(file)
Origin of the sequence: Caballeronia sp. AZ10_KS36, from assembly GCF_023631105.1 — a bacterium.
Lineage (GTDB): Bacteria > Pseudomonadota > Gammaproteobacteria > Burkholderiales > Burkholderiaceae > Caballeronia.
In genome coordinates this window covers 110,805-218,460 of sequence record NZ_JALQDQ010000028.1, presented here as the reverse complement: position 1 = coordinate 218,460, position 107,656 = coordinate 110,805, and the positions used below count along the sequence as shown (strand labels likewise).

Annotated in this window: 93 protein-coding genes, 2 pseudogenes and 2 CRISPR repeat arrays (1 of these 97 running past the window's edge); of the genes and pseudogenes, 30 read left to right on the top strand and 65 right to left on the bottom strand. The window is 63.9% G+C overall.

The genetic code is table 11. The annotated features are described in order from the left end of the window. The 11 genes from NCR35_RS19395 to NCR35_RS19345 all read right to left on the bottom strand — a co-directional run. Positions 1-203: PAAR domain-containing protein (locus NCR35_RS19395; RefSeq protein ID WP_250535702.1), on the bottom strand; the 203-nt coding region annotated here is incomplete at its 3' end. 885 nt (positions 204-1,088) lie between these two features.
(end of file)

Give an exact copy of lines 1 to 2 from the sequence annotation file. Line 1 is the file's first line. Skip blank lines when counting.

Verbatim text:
Origin of the sequence: Caballeronia sp. AZ10_KS36, from assembly GCF_023631105.1 — a bacterium.
Lineage (GTDB): Bacteria > Pseudomonadota > Gammaproteobacteria > Burkholderiales > Burkholderiaceae > Caballeronia.